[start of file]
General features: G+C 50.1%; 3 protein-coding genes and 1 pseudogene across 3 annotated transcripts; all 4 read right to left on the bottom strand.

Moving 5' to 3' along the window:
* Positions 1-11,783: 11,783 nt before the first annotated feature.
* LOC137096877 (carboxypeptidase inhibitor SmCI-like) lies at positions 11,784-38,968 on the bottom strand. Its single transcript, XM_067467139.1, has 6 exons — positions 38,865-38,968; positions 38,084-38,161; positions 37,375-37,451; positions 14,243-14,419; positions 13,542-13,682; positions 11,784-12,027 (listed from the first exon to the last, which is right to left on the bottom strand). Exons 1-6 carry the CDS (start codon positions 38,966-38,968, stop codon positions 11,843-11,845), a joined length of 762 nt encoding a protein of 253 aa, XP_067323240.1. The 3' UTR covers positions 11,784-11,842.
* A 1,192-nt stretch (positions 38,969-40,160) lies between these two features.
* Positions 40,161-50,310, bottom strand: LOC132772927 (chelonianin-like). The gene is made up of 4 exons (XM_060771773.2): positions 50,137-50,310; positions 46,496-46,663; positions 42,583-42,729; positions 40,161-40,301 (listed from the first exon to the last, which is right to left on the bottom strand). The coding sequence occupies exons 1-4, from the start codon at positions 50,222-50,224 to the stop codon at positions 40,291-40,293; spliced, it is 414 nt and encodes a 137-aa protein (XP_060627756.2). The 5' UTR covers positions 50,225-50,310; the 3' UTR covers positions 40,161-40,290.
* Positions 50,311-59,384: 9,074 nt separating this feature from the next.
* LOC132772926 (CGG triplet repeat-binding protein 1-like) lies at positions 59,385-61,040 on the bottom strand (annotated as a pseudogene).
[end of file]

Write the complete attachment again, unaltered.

General features: G+C 50.1%; 3 protein-coding genes and 1 pseudogene across 3 annotated transcripts; all 4 read right to left on the bottom strand.

Moving 5' to 3' along the window:
* Positions 1-11,783: 11,783 nt before the first annotated feature.
* LOC137096877 (carboxypeptidase inhibitor SmCI-like) lies at positions 11,784-38,968 on the bottom strand. Its single transcript, XM_067467139.1, has 6 exons — positions 38,865-38,968; positions 38,084-38,161; positions 37,375-37,451; positions 14,243-14,419; positions 13,542-13,682; positions 11,784-12,027 (listed from the first exon to the last, which is right to left on the bottom strand). Exons 1-6 carry the CDS (start codon positions 38,966-38,968, stop codon positions 11,843-11,845), a joined length of 762 nt encoding a protein of 253 aa, XP_067323240.1. The 3' UTR covers positions 11,784-11,842.
* A 1,192-nt stretch (positions 38,969-40,160) lies between these two features.
* Positions 40,161-50,310, bottom strand: LOC132772927 (chelonianin-like). The gene is made up of 4 exons (XM_060771773.2): positions 50,137-50,310; positions 46,496-46,663; positions 42,583-42,729; positions 40,161-40,301 (listed from the first exon to the last, which is right to left on the bottom strand). The coding sequence occupies exons 1-4, from the start codon at positions 50,222-50,224 to the stop codon at positions 40,291-40,293; spliced, it is 414 nt and encodes a 137-aa protein (XP_060627756.2). The 5' UTR covers positions 50,225-50,310; the 3' UTR covers positions 40,161-40,290.
* Positions 50,311-59,384: 9,074 nt separating this feature from the next.
* LOC132772926 (CGG triplet repeat-binding protein 1-like) lies at positions 59,385-61,040 on the bottom strand (annotated as a pseudogene).